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When it comes to Christmas Eve, our family has several  traditions.

Growing up, Christmas Eve was always the night we would travel (OK – it was only 1/4 of a mile) over the river and through the woods (OK – there was one culvert and a tree strip) to Grandmother’s (and Grandfather’s) house we’d go.  This was the night my brother and sister and I had waited for all year.  This was the night we would get to open our presents.  

Now don’t get me wrong, our family wasn’t wealthy.  Far from it.  We didn’t get huge mountains of extravagant gifts but we never went without.  In fact Christmas was always the best time of the year because early winter was when the money came in.  Calves were sold and the neighbor who rented some of our land always paid at the end of the season so Christmas was the one time of year when we actually had real cash money in the bank.

Christmas Eve has always been filled with traditions.  My Dad’s side of the family would all go to Grandma & Grandpa’s house.  Grandma Lulu would cook a big meal and we would eat on her pink depression glass dishes.  Oh how I loved those dishes!  We would eat everything from prime rib to sloppy joes on those dishes and when people would comment on them Grandma would just smile and say “Oh, they’re nothing fancy – they just came in with the flour we bought”. 

After supper we would have to wash the dishes.  It took fooooooooorevvvvvvvvvvver!!!  I was sure we washed, dried and put away every single pot, pan, glass and dish Grandma had in her whole kitchen.  It was kind of like spring cleaning in the dead of winter.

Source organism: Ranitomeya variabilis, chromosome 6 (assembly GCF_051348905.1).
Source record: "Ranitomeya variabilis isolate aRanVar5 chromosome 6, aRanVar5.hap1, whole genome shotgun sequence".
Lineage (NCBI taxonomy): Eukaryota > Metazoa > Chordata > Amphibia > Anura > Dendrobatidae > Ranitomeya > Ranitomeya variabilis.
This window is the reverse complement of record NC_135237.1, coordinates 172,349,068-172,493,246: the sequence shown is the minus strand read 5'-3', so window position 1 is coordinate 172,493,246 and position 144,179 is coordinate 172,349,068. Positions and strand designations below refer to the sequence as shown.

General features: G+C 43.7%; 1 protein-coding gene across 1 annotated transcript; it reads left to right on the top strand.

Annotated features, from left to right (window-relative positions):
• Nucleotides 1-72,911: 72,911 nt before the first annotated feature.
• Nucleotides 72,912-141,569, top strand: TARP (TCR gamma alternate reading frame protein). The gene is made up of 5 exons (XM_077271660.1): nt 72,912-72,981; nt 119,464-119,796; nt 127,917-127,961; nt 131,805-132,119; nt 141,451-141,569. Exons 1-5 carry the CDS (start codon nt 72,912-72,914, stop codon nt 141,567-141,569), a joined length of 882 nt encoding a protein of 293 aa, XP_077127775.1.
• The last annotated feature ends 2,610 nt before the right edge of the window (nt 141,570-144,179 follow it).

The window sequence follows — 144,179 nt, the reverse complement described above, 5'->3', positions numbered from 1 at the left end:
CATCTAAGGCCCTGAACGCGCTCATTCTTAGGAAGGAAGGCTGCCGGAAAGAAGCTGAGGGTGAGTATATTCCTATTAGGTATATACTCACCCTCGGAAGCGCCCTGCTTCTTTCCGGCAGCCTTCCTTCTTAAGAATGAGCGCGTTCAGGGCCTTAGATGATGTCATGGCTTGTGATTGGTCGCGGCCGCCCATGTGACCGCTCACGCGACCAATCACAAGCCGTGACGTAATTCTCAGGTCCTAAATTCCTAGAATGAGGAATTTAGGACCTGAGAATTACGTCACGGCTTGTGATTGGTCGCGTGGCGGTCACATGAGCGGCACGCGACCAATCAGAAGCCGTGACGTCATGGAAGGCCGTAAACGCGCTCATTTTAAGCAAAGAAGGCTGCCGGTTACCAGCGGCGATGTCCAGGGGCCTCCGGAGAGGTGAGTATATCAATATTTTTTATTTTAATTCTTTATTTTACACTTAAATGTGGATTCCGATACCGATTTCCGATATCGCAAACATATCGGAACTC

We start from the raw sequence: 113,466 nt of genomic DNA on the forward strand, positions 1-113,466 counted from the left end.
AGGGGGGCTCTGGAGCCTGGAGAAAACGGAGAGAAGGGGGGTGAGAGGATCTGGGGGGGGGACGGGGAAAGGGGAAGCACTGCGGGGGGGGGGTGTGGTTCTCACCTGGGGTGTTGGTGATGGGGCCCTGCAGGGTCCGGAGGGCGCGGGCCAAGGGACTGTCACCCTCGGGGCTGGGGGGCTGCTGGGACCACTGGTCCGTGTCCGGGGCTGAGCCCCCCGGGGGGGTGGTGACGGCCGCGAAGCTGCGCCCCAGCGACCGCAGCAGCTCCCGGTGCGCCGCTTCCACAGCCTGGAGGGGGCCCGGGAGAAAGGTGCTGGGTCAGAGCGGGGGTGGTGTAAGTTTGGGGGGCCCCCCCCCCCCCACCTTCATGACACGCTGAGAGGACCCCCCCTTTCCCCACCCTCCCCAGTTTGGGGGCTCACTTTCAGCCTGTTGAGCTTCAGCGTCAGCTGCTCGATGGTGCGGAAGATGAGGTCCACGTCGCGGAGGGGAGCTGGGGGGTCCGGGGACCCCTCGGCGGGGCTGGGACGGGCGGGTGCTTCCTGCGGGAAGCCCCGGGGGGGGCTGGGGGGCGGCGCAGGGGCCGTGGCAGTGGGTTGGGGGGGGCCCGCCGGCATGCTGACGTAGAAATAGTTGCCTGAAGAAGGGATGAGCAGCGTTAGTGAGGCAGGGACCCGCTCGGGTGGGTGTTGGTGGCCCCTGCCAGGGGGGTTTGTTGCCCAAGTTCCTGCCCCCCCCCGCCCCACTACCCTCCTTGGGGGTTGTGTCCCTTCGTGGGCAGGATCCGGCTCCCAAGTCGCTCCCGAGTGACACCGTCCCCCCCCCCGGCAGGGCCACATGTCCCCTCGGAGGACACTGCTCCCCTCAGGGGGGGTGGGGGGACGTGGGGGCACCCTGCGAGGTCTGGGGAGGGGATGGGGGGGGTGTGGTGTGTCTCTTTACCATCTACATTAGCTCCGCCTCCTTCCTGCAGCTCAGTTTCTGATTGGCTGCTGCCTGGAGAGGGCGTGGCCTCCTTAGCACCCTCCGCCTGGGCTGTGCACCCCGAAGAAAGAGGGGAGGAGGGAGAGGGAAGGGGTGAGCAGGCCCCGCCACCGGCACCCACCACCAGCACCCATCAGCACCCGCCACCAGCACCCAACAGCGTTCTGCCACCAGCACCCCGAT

When the kitchen was finally in order we would find a comfy spot in the living room and listen as Grandma read the Christmas story from the Bible.  I can still hear her voice and picture her, sitting in the corner near the huge Christmas cactus which was always covered with bright pink blossoms.  Grandma always did have a way with plants.

If we were lucky, Grandma only read the Christmas story.  But some years she would decide to read some (or all) of the Christmas cards and letters they had received.  What torture for small children!  I’m sure Grandma didn’t mean it that way.  She was a good, Christian farm wife who didn’t have a mean bone in her short little, arthritic body but I’ve always wondered if she didn’t secretly enjoy watching the kids squirm as she carefully read each letter, always taking the time to remind us which long forgotten friend or distant family relation had written it.

After every last card and letter was read and all the kids began to edge toward the pile of gifts my father (who incidentally always wore the same red, black and white Christmas sweater) would announce “I guess it’s time to go home now”.  He definitely had a mean streak! 

Everyone would laugh and at last, it was time to pass out gifts and rip our way through the wrapping paper.

The gifts were mostly practical with a few fun and frivolous ones thrown in.  Some years we had unusual gifts that would forever burn that particular year into our memories like the year Grandma sewed ties for all the guys.  The home movies Uncle Don took that year clearly shows every man in the room sporting the same wild tie over sweaters, shirts and even Grandpa’s bib overalls.  It was great!